Articles Posted in Award Statistics

large_san_fransico.jpgDuring my year-end review of securities arbitration award results for San Francisco, California, I made a conscious effort to limit my analysis to investor disputes involving stockbroker misconduct and breach of fidcuciary duty.

For 2009, there was a 43% increase in the number of securities arbitration cases filed with FINRA nationwide. Based on my analysis of the two-dozen or so cases that went all the way to hearing in San Francisco, I found that customers prevailed about 37.5% of the time. On a national basis, FINRA reports that investors won 45% of the 304 cases that went all the way to hearing. Are San Franciso Bay Area investors less likely to prevail in a FINRA arbitration hearing? I don’t think so. When I look at the arbitration awards for San Francisco cases, I noticed the following factors that can lead to a poor result:

  • Investors who went to the arbitration hearing alone without an attorney did very poorly. Out of 8 arbitration cases analyzed, only one self-represented investor was awarded anything at all–the grand sum of $792 on a claim $37,500.

Although my earlier blog posting about securities arbitration results in San Francisco was less rosy, today’s Wall Street Journal article, “Investors Win More Broker Cases,” did contain a bit of encouraging news for brokerage firm customers who may be considering whether to file a securities arbitration claim. The article noted that customers who went all the way to hearing before the Financial Industry Regulatory Authority (FINRA) have prevailed 45% of the time so far this year compared to just 37% in 2007. In other words, investors are winning a larger percent of cases than they did in the past, but they are still losing 65% of the time. The WSJ article also noted that awards to investors for claims under $1 million were averaging about 50% of the damages requested.

[Blogger’s note: See my year-end update, “Securities Arbitration Award Results for 2009 Better Than Expected for San Francisco Investors”]

Most Investor Claims Involve Mutual Funds

Here is a bit of good news for investors with securities arbitration claims against 14 of the largest brokerage firms, including Merrill Lynch, Morgan Stanley Smith Barney and Wells Fargo. The Financial Industry Regulatory Authority (FINRA) has agreed to extend its year-old pilot program established to give investors the option to request an arbitration panel composed entirely of arbitrators that are not affiliated with the securities industry. Currently, a 3-person arbitration panel must include one industry arbitrator and two public arbitrators. The pilot program was created in response to criticism over whether an industry arbitrator, such as a stockbroker or branch manager, can act impartially when a customer is complaining about securities fraud or account mismanagement by their broker. I’ve participated in arbitrations with both good and bad industry arbitrators. The trouble is, allowing an industry arbitrator to sit on a panel gives the appearance of bias and takes away from the legitimacy of the proceedings. That should be reason enough to dump the industry arbitrator. My California securities law firm is in favor of the pilot program and we have been actively encouraging clients to participate whenever possible.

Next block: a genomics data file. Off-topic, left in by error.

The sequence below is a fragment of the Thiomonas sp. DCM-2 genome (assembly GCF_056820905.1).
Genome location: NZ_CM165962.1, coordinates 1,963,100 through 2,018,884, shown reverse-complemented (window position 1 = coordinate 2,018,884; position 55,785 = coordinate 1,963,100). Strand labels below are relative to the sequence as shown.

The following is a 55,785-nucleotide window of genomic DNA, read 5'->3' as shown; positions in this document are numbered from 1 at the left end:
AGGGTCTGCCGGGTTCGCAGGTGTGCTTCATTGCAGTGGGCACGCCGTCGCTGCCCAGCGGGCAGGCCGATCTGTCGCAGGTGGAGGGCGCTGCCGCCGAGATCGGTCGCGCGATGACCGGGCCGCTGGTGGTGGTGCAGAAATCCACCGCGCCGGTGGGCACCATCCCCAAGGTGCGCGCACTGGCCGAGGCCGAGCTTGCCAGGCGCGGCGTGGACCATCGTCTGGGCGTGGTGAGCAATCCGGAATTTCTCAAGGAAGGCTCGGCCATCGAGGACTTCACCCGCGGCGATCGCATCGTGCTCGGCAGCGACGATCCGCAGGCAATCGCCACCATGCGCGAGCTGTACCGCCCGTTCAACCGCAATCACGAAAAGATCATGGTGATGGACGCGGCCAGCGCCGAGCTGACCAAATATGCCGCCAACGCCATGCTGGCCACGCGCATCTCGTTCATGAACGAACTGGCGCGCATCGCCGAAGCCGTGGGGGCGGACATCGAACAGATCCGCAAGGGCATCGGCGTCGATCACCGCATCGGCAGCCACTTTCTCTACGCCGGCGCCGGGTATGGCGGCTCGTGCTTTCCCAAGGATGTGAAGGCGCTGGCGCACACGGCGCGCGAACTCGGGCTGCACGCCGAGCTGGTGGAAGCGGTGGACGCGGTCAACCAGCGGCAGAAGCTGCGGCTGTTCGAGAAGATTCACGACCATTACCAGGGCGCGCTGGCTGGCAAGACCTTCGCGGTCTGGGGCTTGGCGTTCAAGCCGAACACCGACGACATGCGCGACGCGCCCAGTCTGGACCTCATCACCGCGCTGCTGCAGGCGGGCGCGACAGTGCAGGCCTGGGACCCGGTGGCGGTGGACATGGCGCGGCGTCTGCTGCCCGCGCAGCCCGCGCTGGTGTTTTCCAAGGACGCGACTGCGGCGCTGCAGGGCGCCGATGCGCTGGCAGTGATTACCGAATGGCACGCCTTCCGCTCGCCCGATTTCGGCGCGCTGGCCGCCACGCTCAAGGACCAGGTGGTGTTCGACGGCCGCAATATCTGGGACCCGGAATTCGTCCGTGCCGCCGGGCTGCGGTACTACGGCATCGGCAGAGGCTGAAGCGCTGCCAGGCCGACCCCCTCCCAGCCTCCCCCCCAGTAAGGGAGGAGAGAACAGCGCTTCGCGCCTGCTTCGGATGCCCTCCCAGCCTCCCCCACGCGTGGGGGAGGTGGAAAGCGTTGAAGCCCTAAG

The brokerage firms who have agreed to participate in the pilot program are:

Ameriprise Financial Services Charles Schwab Chase Investment Services Citigroup Global Markets Edward Jones Fidelity Brokerage Services LPL Financial Merrill Lynch Morgan Stanley Smith Barney Oppenheimer Raymond James TD Ameritrade UBS Financial Services Wells Fargo Advisors / Wachovia Securities

The Financial Industry Regulatory Authority (FINRA) was established in July 2007 when the National Association of Securities Dealers (NASD) and the New York Stock Exchange (NYSE) were consolidated. FINRA is responsible for overseeing regulation and compliance of more than 4,800 brokerage firms and nearly 650,000 stockbrokers.

FINRA’s Investor Complaint Program

FINRA’s Investor Complaint Program investigates complaints against brokerage firms and their employees. Where appropriate, FINRA will take disciplinary action against brokers. Sanctions can include fines, suspensions and disbarment from the securities industry. FINRA’s Investor Complaint Program is a disciplinary program that is separate from FINRA’s Dispute Resolution Division. Whenever a disciplinary investigation is started, FINRA often sends investors a standard letter with the following disclaimer:

large_san_fransico.jpgHere are the results from my analysis of securities arbitration awards made in San Francisco, California, during the first half of 2009 before the Financial Industry Regulatory Authority (FINRA). The claimants that did the worst were the ones who handled their own cases on a pro se basis. Pro se is Latin for “on one’s own behalf.” I could find only one instance where a pro se claimant recovered anything at all during the first half of 2009. In that case, the claimant, who was asking for $37,500 in damages, was awarded a mere $792.

Excluding pro se cases, claimants who went to hearing before San Francisco arbitrators in the first half of 2009 with an attorney prevailed 37.5% of the time. This is well below the national average reported by FINRA. According to FINRA, claimants received favorable awards in 47% of all arbitration hearings held during the first half of 2009.

Another telling statistic is the amount recovered by claimants who did win. After weeding out claims with questionable or uncertain damage claims, I found that claimants who won in San Francisco received awards that averaged 59% of their claimed damages during the first half of 2009. Choosing the right arbitrators can have a large impact on the outcome of a case. In reviewing awards, I notice that some San Francisco arbitrators who sat on multiple cases consistently ruled against claimants.